Black Dynamite is, like a lot of top comedies, easily quotable. The line “Hahaha, I threw that shit before I walked in the room!” is probably the most famous and funniest line but others such as “There’s no I in revolut… team” is also great and “Shhh, you’ll wake up the rest of the bitches” is an early line which perfectly sums up BD’s character. The film is full of quotable lines though and the script is excellent from top to bottom. Even the character’s names are funny and fit with the imagined world. There are Pimps called Tasty Freeze, Cream Corn and Mo Bitches as well as Gangsters Chocolate Giddy-up, Chicago Wind and Black Hand Jack. Honeybee is the big momma madam and there are surprise appearances from Abraham Lincoln and Richard Nixon, the latter wielding nun chunks. Michael Jai White seems born to play Black Dynamite and had been hosting blaxploitation parties for year before the film went into production. His icy cool exterior, bad ass kung fu and perfect line delivery add up to one of the best comic characters of recent years. The supporting cast are also on the whole very good and pitch their performances just right.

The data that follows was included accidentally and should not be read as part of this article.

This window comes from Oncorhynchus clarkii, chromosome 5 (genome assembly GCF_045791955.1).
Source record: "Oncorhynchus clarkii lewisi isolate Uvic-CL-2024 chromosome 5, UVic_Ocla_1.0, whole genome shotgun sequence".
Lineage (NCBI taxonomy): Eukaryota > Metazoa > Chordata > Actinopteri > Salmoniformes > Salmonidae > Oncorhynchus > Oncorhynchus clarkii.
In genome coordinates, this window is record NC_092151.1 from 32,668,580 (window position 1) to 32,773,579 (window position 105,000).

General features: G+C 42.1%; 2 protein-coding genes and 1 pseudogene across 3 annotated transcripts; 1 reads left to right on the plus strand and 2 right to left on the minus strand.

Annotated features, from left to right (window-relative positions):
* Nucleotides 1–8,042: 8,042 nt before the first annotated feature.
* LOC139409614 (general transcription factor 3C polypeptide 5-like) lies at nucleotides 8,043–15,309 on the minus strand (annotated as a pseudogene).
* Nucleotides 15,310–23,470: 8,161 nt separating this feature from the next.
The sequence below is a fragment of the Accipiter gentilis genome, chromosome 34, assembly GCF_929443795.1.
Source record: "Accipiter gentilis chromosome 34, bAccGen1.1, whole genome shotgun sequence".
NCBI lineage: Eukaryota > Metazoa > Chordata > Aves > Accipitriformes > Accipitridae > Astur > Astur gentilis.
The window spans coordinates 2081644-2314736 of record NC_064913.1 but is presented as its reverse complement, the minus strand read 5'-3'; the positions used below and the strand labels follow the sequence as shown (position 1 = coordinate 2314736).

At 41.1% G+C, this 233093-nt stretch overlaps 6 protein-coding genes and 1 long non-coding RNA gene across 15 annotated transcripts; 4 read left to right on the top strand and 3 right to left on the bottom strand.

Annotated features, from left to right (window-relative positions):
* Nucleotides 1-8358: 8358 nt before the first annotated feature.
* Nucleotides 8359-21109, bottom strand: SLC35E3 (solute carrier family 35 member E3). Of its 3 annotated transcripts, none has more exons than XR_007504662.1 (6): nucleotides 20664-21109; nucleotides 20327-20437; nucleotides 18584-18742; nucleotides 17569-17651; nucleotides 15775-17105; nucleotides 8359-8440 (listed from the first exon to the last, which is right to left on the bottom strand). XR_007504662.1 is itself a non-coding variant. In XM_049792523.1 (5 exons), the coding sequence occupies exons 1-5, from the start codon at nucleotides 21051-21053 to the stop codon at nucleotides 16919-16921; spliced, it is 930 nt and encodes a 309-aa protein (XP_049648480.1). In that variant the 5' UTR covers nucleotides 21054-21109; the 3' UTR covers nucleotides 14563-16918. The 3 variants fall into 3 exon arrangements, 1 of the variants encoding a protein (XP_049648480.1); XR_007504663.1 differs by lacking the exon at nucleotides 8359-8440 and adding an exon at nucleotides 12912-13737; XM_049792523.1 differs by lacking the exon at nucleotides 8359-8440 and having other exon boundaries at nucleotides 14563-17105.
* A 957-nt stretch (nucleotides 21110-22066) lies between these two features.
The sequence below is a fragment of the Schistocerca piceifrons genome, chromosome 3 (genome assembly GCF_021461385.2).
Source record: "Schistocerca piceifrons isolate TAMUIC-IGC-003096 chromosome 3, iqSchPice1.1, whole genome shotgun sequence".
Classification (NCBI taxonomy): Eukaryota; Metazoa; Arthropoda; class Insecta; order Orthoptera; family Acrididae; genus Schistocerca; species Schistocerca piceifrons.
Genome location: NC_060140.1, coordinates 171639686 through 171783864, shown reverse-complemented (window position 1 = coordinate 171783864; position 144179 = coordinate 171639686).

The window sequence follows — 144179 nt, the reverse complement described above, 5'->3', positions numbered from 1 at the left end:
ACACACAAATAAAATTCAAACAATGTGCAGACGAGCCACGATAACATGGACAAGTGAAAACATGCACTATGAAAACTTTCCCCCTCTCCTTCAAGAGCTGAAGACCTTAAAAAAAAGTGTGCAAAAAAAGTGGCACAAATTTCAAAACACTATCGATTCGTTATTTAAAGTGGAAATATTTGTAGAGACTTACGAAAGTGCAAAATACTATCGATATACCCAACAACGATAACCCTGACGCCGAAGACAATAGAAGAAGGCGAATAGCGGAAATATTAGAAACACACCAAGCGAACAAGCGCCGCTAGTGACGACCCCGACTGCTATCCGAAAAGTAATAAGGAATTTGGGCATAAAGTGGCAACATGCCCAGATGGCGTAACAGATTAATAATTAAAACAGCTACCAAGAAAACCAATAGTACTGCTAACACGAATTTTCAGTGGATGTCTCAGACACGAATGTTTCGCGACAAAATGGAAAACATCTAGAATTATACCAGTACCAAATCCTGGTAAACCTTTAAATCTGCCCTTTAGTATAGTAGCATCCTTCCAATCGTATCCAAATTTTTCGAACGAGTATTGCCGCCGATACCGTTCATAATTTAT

The movie has a fantastic soundtrack which features songs written by Adrian Younge. Heavily influenced by the funk and soul scores of the films’ Black Dynamite is parodying, many of the lyrics also recount what is actually happening on screen. This works really well but is also quite subtle. In addition to the main score the title song is brilliant and its chorus of a woman singing “Dynomite!” is used almost every time BD walks into a room or says something cutting for dramatic and comedic effect. This is a great addition to the movie.

I’ve wanted to see a Black Dynamite sequel for years and one is still being muted as being at the scripting stage. Until one appears there has since been a graphic novel based on the character and an animated series. That series hasn’t been shown here in the UK so I can’t comment on it but the movie features a highly amusing animated sex scene and the closing credits are also excellently animated and feature the animated Black Dynamite kicking, punching, shooting and kung fu-ing his way through the end credits. If the animation is anything like that then I’m sure it’s great. For me Black Dynamite is a fine example of a well judged and well made spoof movie and even my lack of blaxploitation knowledge wasn’t able to hamper my enjoyment. It is devilishly funny, really well scripted and features a terrific central performance and I urge any reader to track it down. 

9/10  

Titbits

  • The prosthetic penis worn by Gunsmoke is actually a flesh coloured baby's dummy/pacifier.
  • Several porn stars feature in the movie in walk on and speaking roles.
  • Continuity gags can be found in Honeybee's tears and Creamcorn's shoes.